I didn't give in to the temptation immediately. I have been, as some say, a beer-snob for a few years.  Ever since I did the 'Around the World in 80 beers' adventure at Bottlescrew's I have had a palette for the finer favours of beer.   I went home and discussed it over with my fiancee at the time.  Eventually, we came to the conclusion that I should give it a shot. A few days later, I was back at the store picking up an all in one microbrewing kit. The total outlay for that first batch was a whopping $114 plus a little bit for the poor government.  The kit has everything you need, except the water, to make a batch of beer.  I even watched the included DVD, and like a good instruction follower went about making my very first batch of homebrew.  In a couple of days I had a bubbling bucket in the basement.  Following the instructions I waited until the first wave of fermentation was completed, then I sanitized all the bottles, primed the almost-beer for its next step and bottled it.  I only managed to fill 23 of the kit's 30 750ml bottles.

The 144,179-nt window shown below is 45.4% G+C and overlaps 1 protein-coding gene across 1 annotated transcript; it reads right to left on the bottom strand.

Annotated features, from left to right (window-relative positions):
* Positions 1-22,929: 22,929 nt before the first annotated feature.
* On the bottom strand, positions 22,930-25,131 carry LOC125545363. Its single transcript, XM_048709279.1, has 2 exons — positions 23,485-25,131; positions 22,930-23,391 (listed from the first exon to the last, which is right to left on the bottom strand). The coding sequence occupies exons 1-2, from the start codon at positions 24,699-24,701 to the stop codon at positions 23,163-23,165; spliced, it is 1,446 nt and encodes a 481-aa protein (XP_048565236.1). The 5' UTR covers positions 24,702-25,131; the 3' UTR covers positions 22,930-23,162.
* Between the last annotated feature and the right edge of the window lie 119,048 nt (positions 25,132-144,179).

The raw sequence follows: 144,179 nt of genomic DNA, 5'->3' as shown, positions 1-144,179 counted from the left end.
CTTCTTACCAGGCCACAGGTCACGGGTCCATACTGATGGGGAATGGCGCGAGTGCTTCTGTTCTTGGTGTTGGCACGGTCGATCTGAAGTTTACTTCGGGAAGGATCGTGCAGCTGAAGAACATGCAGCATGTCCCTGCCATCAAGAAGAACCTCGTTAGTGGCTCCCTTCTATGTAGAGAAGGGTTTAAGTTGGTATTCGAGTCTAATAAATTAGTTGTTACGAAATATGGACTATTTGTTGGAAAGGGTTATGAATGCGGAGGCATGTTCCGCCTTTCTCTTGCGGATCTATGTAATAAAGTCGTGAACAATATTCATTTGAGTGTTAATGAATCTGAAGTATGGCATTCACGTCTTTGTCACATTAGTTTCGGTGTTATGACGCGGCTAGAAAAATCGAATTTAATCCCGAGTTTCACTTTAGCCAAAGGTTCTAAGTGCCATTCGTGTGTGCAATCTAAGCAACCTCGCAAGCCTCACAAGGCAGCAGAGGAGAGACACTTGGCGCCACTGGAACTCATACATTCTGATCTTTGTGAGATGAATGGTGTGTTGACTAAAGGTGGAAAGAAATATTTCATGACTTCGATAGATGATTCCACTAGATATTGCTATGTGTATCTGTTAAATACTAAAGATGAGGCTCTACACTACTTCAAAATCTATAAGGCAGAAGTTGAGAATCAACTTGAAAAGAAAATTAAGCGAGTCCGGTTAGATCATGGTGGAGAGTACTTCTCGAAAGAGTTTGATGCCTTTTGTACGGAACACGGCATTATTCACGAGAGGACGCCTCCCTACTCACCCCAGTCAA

I had three weeks of 'bottle conditioning' to wait out, so I worked out the math.  I managed to keep 17.25 liters of beer which works out to $6.66 per liter.  Compare that to a generic beer ($31.49 + / 15 cans) which sells for $5.33 per liter and I figured I was doing alright considering I got all buckets, bottles and ingredients at the same time.  I impatiently waited as the yeast finished its work, and when the instructions said I could enjoy my beer I cracked one open, poured it into a frosty glass, and sampled the fruits of my labour.

It tasted like shit.  Not literally speaking, but it definitely slummed about with the dirtier beers in the back alley.   I did drink it all, naturally, but I also was determined to make better beer.   While drinking my batch of un-success I did some research on the internet, and picked up John Palmer's amazing book on homebrewing, which also exists as a free abridged online version.  I realized that I was doing a great deal wrong, and set out to fix it up.  Lesson number one: Humans make sugar water, yeast make beer so keep your yeast happy.